- They can spend their time in the Atlantic Ocean, fishing or visiting the more than 30 reefs in the area.
- They can venture into the Intracoastal Waterway, which offers 40 miles’ worth of inland channel for fishing, boating, and sailing.
- They can even stay in the calmer inland waters of the St. Johns River, which follows Jacksonville along more than 50 miles of coastline.
- The Fort George Inlet is another option, offering sandbars and and gorgeous beaches before opening up into the Atlantic.
Along those miles of Jacksonville shoreline are many marinas and docks to choose from, whether you’re planning to tie up for lunch or stay for the winter.
There are a few special rules to note regarding anchoring in the Jacksonville area (such as not anchoring within 150 feet of a marina or boatramp, not anchoring within 100 feet of public mooring field boundaries, and not anchoring in the path of boat traffic), but otherwise, the world is your boating oyster in this expansive seaside city.
3. Miami (Ft. Lauderdale)
There are more boats registered in Miami-Dade County than anywhere else in Florida, and by a pretty wide margin. And that shouldn’t come as much of a surprise: Miami offers many water activities in addition to a nightlife that never sleeps, high-end dining, beautiful white sand beaches, and prime boat fishing. On top of that, Miami has been home to both the Miami International Boat Show and the Miami Yacht Show for many years, drawing in boating audiences from around the world.
Of course, Miami might not be right for you if you’re looking for a quiet fishing hole or deserted beaches. It should definitely stay on the list, though, if you are into exquisite views, temperate weather, and a slew of both private and city-run marinas from which to choose.
2. St. Augustine
Boat ramps and marinas abound in beautiful St. Augustine, Florida, a historical beachside town on the northeastern side of the state, just south of Jacksonville. St. Augustine, which was founded in 1565 by Spanish explorers, is our nation’s oldest continuously inhabited, European-established settlement. This rich and lengthy history is evident when walking along the bricked streets of the city, too, which are lined by courtyards, centuries-old buildings, and other historical sites.
While St. Augustine has plenty to offer its land-based visitors, boaters will also find refuge here. There are many marinas to choose from, whether you want something near the St. Augustine inlet (giving you quick access to offshore) or prefer to dock further inland. Slips in this area can be tricky to come by, though, and may even mean hopping on a waitlist for months at a time.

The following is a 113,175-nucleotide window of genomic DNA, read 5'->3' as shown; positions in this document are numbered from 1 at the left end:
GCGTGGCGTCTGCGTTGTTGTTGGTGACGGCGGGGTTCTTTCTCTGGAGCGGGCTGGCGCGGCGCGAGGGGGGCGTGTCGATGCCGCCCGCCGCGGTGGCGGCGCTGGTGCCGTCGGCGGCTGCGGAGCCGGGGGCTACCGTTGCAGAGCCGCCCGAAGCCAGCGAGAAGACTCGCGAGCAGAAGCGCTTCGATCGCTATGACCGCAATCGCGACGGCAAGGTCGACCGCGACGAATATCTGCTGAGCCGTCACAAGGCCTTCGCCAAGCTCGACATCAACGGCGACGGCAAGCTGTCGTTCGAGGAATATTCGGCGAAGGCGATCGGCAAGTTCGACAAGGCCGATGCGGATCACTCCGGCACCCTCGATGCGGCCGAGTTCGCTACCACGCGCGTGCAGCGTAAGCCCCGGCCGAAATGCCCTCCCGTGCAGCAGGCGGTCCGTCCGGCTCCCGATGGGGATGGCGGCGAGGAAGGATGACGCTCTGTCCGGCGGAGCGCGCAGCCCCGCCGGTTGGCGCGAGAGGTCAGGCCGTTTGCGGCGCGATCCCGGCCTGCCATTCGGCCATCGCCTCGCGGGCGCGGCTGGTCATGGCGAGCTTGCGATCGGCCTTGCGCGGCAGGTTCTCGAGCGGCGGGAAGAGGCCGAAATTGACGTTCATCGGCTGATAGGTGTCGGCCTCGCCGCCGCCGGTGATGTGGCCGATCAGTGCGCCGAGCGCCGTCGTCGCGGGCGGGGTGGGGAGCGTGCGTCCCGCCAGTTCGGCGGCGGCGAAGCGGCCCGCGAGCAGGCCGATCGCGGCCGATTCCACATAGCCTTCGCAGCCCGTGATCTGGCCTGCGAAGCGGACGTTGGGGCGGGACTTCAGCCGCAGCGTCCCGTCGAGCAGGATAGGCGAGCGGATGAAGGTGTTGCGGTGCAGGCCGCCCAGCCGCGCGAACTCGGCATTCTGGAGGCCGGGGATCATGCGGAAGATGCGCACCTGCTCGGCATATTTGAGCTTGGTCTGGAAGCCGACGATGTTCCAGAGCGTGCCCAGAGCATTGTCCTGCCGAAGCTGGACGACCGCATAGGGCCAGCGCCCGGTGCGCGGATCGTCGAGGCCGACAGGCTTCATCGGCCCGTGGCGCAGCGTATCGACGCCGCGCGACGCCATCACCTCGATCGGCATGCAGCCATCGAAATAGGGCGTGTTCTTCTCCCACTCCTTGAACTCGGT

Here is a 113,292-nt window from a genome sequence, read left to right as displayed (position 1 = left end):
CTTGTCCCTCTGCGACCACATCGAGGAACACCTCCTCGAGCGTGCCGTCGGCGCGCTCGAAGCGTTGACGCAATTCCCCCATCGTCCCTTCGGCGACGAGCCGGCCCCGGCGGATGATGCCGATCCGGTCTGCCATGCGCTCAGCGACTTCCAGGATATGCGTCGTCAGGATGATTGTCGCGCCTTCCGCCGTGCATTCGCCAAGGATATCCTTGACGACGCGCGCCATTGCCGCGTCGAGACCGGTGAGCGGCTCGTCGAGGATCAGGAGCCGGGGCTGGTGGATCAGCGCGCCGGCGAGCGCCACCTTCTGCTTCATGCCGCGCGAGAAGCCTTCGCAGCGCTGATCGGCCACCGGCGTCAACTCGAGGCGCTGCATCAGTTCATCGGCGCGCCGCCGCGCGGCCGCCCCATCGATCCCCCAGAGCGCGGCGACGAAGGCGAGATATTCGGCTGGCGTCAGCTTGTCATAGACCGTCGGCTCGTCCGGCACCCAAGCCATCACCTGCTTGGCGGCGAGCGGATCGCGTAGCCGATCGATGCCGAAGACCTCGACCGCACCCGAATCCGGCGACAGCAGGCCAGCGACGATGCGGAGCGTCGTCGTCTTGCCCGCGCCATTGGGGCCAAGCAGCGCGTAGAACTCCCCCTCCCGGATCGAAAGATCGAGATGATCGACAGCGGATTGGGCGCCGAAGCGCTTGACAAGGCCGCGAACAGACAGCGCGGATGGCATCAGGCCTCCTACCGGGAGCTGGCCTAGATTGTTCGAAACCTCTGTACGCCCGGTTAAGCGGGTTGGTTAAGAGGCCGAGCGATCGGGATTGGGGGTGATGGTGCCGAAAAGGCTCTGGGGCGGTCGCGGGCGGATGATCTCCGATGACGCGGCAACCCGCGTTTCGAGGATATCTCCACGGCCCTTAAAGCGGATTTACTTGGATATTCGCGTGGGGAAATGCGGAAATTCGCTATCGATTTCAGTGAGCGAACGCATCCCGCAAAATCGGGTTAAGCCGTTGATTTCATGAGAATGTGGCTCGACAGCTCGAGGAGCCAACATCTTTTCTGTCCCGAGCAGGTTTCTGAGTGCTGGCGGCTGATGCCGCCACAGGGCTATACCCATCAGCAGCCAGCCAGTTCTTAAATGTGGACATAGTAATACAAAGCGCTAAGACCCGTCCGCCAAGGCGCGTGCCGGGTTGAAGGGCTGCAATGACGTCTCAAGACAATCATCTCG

Though, if you love the area enough, you might even consider purchasing property here… which can often include a shallow or deep water slip!
1. The Keys
Once a well-kept secret, the Florida Keys have become a growing hot spot in recent years for tourists, fishermen, scuba divers, and boaters alike. This oasis, located at the southernmost tip of the Sunshine State, offers access to coral reefs, mangroves, shipwrecks, offshore and shallow water fishing, sandbars, crystal clear water, open-air markets, and even an exciting nightlife.
This 120-mile long chain of islands plays host to a number of tournaments each year, which draw in thousands of boats and fishermen. The Keys — which reach down to the southernmost tip of the country — are also home to the only living coral reef in the continental United States. With islands like Key Largo, Marathon, Islamorada, and Key West to choose from, you’ll never run out of things to see, do, and explore in the Keys. Nearly all of the Keys have marinas for docking your vessel, whether you want to stay for a day or the whole month.
Whether you’re looking to just get away for the winter or planning your next fishing or diving trip, Florida should probably be at the top of your list if you want to stay in the continental U.S.. Without the hassle of international waters, passports, and language barriers, Florida offers a warm, sunny, and boating-friendly environment for all.
There are many Florida marinas and beachside towns to choose from, whether you plan to just visit or are looking to make a permanent move. And if you’re considering Florida because you’re thinking about buying a boat, let the experts at Boatzon help you get the boat loan you need.